Seven campaign successes in 2017
29 November 2017
As 2017 draws to a close, it’s time to celebrate. Here we reflect on seven super campaign successes and the part CAFOD campaigners played in making the world a better place.
1) Eviction stopped in Brazil
For months, almost a thousand people in the Mauá community in São Paulo – including older people, pregnant women, and children – have lived in fear of being thrown onto the streets.
Over 4,000 of you signed petitions, sent emails, and shared #FicaMaua photos on social media – all calling for a halt to the eviction. Your actions boosted a successful international campaign. Hundreds of families now have a roof over their heads for good.
2) Don’t ditch Fairtrade
From Fairtrade tea parties to fancy dress, your campaigning to demand Sainsbury’s not to ditch the Fairtrade Mark from its own brand tea has been truly inspirational. You showed your passion and persistence and there’s no question that Sainsbury’s stores and staff from across England and Wales now know the strength of your concern.
Sainsbury’s have not yet changed their position, but are very aware of the campaign and know that tens of thousands of people are watching their next move.
3) livesimply awards – 30 and counting…
Thirty communities – including parishes, schools and one university – can now celebrate receiving the livesimply award. Dozens more are working towards it.
They’ve shown their commitment to living simply, sustainably and in solidarity with poor communities with a range of inspiring activities – from welcoming refugees to growing their own food, from studying Laudato Si’ to installing solar panels.
4) We’ve got the power
It’s a scandal that one in six people worldwide still live without electricity, when local, renewable energy can help lift communities out of poverty.
This year, over 27,000 of you spoke up loud and clear to the World Bank and to the UK government – and they are starting to respond. In replies to questions from MPs, former Secretary of State Priti Patel stressed the strong influence the UK government has as a major shareholder at the World Bank. She also emphasised the importance of speaking up for energy spending that benefits the world’s poorest people.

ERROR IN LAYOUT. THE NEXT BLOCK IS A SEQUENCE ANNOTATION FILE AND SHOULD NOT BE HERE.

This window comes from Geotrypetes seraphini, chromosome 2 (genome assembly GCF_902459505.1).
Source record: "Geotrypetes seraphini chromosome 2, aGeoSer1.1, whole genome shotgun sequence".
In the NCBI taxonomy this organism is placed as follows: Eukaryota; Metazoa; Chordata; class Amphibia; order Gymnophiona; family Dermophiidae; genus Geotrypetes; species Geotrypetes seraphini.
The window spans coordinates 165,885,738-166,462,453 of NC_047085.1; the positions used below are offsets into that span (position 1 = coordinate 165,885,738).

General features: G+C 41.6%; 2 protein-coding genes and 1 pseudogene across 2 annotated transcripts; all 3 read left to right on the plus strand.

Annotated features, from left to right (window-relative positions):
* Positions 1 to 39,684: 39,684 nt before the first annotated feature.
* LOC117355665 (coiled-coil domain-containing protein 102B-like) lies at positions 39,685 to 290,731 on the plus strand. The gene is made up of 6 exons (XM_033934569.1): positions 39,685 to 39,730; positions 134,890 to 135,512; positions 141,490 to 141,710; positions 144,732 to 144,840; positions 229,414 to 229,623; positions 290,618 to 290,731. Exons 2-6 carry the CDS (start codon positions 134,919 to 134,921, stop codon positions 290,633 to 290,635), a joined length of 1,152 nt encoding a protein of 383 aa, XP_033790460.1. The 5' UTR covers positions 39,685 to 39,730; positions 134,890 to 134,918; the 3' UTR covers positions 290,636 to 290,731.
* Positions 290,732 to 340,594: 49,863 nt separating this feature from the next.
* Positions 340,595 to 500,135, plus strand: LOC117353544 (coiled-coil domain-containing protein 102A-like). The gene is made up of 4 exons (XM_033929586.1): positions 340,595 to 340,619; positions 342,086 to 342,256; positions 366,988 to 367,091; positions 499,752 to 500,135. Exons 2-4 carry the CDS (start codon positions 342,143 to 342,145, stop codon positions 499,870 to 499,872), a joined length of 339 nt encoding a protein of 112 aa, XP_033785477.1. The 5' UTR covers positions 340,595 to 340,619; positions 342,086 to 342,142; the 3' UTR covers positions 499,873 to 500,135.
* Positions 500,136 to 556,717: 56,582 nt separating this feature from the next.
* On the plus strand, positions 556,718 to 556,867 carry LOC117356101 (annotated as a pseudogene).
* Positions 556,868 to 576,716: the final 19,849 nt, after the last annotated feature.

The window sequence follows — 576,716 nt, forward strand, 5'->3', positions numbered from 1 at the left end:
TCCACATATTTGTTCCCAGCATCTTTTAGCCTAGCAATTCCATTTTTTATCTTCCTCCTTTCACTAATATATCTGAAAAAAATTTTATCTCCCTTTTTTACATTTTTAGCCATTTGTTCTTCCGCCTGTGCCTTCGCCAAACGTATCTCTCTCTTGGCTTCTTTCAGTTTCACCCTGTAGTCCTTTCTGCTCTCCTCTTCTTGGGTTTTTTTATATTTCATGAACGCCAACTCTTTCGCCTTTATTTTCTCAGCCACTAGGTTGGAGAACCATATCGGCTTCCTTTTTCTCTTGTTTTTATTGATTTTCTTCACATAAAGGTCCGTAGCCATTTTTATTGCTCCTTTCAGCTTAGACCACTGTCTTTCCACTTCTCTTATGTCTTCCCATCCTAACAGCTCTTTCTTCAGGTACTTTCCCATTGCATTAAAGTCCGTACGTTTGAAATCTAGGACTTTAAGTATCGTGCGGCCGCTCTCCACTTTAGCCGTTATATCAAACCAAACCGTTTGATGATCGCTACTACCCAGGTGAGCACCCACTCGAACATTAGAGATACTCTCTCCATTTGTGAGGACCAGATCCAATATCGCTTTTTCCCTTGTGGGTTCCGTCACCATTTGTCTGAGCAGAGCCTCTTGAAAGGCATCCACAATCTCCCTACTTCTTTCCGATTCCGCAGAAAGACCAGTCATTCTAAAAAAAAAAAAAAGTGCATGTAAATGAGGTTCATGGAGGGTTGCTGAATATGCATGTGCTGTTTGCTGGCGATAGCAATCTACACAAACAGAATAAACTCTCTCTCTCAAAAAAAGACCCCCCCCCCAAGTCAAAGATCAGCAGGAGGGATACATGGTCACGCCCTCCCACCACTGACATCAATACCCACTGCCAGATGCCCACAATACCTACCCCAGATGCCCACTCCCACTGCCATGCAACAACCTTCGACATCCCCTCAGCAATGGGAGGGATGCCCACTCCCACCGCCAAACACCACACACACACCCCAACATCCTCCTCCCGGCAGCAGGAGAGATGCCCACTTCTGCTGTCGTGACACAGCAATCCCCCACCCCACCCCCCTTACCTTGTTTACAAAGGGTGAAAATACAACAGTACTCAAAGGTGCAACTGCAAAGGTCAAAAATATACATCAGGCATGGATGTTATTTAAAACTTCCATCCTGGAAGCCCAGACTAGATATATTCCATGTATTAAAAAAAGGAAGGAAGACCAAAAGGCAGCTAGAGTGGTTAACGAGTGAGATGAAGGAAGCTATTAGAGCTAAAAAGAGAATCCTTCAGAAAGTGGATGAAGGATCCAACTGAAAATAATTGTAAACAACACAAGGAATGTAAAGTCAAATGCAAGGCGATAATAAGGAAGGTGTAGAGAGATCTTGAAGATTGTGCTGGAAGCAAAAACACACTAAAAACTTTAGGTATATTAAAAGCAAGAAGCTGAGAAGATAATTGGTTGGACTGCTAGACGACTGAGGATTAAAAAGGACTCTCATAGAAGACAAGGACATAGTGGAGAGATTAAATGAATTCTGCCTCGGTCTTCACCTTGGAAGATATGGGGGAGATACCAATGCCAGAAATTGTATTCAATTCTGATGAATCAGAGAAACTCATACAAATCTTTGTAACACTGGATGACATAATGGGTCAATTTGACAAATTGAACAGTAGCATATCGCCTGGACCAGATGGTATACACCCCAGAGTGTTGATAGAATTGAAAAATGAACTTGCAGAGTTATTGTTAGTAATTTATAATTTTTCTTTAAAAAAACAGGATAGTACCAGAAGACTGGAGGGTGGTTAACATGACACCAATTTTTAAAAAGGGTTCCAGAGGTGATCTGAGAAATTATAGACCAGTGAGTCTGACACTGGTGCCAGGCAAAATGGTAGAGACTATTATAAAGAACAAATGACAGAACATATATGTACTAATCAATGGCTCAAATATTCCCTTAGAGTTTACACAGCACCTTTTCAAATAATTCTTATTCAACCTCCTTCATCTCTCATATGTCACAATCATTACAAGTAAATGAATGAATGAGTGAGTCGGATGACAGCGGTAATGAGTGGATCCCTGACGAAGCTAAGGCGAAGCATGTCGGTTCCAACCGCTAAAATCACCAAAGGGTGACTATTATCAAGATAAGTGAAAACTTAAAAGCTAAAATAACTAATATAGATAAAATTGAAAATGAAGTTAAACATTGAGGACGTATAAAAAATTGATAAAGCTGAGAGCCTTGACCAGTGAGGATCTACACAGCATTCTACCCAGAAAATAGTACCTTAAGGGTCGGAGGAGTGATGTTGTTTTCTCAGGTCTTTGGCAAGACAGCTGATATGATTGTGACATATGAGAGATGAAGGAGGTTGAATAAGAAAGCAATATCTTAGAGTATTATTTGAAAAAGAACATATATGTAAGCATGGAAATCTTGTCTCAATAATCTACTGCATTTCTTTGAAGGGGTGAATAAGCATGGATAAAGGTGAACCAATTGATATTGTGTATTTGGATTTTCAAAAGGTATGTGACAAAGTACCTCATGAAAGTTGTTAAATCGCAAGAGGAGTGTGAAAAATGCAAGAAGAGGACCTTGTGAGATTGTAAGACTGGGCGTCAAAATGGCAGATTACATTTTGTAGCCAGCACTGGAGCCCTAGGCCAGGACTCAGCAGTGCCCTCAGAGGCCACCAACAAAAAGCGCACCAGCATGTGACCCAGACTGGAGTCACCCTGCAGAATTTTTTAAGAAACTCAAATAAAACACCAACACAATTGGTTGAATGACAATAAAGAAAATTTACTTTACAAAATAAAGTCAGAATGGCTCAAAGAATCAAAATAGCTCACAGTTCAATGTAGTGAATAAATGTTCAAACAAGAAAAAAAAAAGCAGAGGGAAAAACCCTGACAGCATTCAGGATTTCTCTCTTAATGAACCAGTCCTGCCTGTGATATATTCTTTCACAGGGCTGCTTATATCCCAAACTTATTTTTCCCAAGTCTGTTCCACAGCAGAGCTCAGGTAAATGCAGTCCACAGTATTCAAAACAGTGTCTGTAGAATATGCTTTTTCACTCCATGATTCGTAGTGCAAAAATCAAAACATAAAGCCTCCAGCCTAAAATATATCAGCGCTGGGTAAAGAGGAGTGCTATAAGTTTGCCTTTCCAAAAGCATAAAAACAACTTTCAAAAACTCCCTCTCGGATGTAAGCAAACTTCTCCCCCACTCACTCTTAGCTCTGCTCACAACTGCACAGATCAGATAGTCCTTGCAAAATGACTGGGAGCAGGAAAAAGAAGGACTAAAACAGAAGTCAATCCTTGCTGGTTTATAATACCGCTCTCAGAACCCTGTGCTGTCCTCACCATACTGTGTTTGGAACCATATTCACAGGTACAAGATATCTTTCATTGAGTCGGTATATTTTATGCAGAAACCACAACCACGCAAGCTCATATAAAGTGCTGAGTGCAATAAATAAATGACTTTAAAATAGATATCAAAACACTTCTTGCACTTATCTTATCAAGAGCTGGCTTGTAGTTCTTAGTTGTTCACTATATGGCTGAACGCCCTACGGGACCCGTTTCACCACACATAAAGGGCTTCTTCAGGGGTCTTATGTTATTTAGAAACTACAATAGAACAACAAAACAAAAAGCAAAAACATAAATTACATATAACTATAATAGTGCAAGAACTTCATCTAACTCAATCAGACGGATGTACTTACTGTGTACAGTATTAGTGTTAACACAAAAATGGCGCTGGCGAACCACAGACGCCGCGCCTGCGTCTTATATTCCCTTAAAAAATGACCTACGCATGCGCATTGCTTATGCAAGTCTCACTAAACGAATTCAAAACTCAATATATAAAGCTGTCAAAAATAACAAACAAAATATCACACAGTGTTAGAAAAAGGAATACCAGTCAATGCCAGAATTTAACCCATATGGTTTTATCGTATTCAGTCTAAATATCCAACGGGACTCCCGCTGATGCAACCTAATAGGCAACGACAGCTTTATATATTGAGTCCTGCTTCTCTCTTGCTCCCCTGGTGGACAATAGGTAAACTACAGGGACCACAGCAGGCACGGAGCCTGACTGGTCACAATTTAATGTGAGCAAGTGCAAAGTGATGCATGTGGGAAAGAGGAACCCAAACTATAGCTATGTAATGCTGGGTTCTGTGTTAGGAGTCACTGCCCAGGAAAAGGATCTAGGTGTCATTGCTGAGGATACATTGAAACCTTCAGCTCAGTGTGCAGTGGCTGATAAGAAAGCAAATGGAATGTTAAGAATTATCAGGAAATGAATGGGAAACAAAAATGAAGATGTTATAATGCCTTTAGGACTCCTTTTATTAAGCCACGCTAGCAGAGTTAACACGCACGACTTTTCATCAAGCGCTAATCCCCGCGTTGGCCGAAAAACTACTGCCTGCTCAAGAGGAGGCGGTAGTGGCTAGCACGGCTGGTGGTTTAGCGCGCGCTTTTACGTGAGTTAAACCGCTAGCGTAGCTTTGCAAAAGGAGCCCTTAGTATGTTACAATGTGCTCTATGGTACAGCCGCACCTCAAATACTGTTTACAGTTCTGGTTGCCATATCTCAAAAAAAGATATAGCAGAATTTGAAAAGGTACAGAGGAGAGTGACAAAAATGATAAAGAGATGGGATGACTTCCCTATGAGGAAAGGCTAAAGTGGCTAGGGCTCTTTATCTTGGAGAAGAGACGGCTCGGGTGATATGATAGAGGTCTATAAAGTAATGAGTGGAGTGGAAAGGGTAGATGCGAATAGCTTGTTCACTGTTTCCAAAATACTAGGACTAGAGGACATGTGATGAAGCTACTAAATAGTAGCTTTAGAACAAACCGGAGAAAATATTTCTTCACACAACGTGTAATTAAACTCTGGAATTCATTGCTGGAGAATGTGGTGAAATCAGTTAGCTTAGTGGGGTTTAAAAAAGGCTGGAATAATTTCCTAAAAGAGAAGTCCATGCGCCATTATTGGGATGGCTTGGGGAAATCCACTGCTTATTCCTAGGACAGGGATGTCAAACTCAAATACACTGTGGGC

5) Defending life-saving aid
In the 2010 and 2015 election manifestos, the three main political parties committed to supporting the world’s poorest people by spending 0.7% of national income on life-saving overseas aid. Would they stand by the same promise in 2017?
You sprang into action when a snap election was called. You stood up for aid and development by writing letters and emails to candidates and to your local papers. All parties maintained their commitment to overseas aid.
6) Government step forward in cutting carbon
Climate change pushes our vulnerable sisters and brothers around the world deeper into poverty. During the Climate Coalition Week of Action in June, hundreds of you urged your MPs to press the UK government to present its strategy for addressing climate change.
In October, we welcomed the government’s new Clean Growth Strategy, which set out an ambitious vision for cutting greenhouse gas emissions and tackling climate change. Thanks to your campaigning, the government has made a huge, positive step towards a low-carbon future.
7) Living out Laudato Si’
Two years on from the historic Paris Agreement on climate change, world leaders gathered in Bonn to agree further action. We were there too.
Young CAFOD volunteers Eleanor, John-Paul and Ed shared their passion for Laudato Si’ at a global youth conference to coincide with the talks. At the same time, we presented new analysis which called on governments to respond to the climate challenge in a way that reflects the spirit of Pope Francis’ encyclical Laudato Si’.